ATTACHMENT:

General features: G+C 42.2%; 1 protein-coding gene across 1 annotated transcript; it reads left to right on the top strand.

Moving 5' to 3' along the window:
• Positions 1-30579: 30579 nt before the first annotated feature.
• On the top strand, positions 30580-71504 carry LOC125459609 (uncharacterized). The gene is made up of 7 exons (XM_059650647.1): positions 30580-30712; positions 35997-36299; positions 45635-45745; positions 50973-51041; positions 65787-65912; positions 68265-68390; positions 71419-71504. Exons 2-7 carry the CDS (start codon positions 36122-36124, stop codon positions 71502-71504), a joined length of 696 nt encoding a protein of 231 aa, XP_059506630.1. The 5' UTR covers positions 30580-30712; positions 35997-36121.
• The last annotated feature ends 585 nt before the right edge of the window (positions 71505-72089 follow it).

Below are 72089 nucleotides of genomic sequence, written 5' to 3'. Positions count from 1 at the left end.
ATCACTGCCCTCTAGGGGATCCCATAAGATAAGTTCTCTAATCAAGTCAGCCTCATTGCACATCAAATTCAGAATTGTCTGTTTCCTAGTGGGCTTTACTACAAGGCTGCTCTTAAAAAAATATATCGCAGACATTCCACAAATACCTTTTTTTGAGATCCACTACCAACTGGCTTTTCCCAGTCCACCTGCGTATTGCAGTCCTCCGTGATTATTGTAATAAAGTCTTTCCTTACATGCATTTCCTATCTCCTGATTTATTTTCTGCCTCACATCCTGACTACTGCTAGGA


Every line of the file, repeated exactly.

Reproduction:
General features: G+C 42.2%; 1 protein-coding gene across 1 annotated transcript; it reads left to right on the top strand.

Moving 5' to 3' along the window:
• Positions 1-30579: 30579 nt before the first annotated feature.
• On the top strand, positions 30580-71504 carry LOC125459609 (uncharacterized). The gene is made up of 7 exons (XM_059650647.1): positions 30580-30712; positions 35997-36299; positions 45635-45745; positions 50973-51041; positions 65787-65912; positions 68265-68390; positions 71419-71504. Exons 2-7 carry the CDS (start codon positions 36122-36124, stop codon positions 71502-71504), a joined length of 696 nt encoding a protein of 231 aa, XP_059506630.1. The 5' UTR covers positions 30580-30712; positions 35997-36121.
• The last annotated feature ends 585 nt before the right edge of the window (positions 71505-72089 follow it).

Below are 72089 nucleotides of genomic sequence, written 5' to 3'. Positions count from 1 at the left end.
ATCACTGCCCTCTAGGGGATCCCATAAGATAAGTTCTCTAATCAAGTCAGCCTCATTGCACATCAAATTCAGAATTGTCTGTTTCCTAGTGGGCTTTACTACAAGGCTGCTCTTAAAAAAATATATCGCAGACATTCCACAAATACCTTTTTTTGAGATCCACTACCAACTGGCTTTTCCCAGTCCACCTGCGTATTGCAGTCCTCCGTGATTATTGTAATAAAGTCTTTCCTTACATGCATTTCCTATCTCCTGATTTATTTTCTGCCTCACATCCTGACTACTGCTAGGA